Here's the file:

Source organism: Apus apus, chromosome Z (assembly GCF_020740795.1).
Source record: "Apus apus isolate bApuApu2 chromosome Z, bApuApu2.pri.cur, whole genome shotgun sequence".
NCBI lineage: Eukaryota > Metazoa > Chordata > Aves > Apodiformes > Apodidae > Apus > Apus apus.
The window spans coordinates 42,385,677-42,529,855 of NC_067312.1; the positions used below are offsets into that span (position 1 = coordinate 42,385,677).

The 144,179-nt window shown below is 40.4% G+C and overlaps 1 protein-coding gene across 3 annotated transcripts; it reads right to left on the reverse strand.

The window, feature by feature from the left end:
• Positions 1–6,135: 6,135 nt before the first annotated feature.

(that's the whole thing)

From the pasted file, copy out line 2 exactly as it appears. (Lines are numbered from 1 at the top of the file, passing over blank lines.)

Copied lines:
Source record: "Apus apus isolate bApuApu2 chromosome Z, bApuApu2.pri.cur, whole genome shotgun sequence".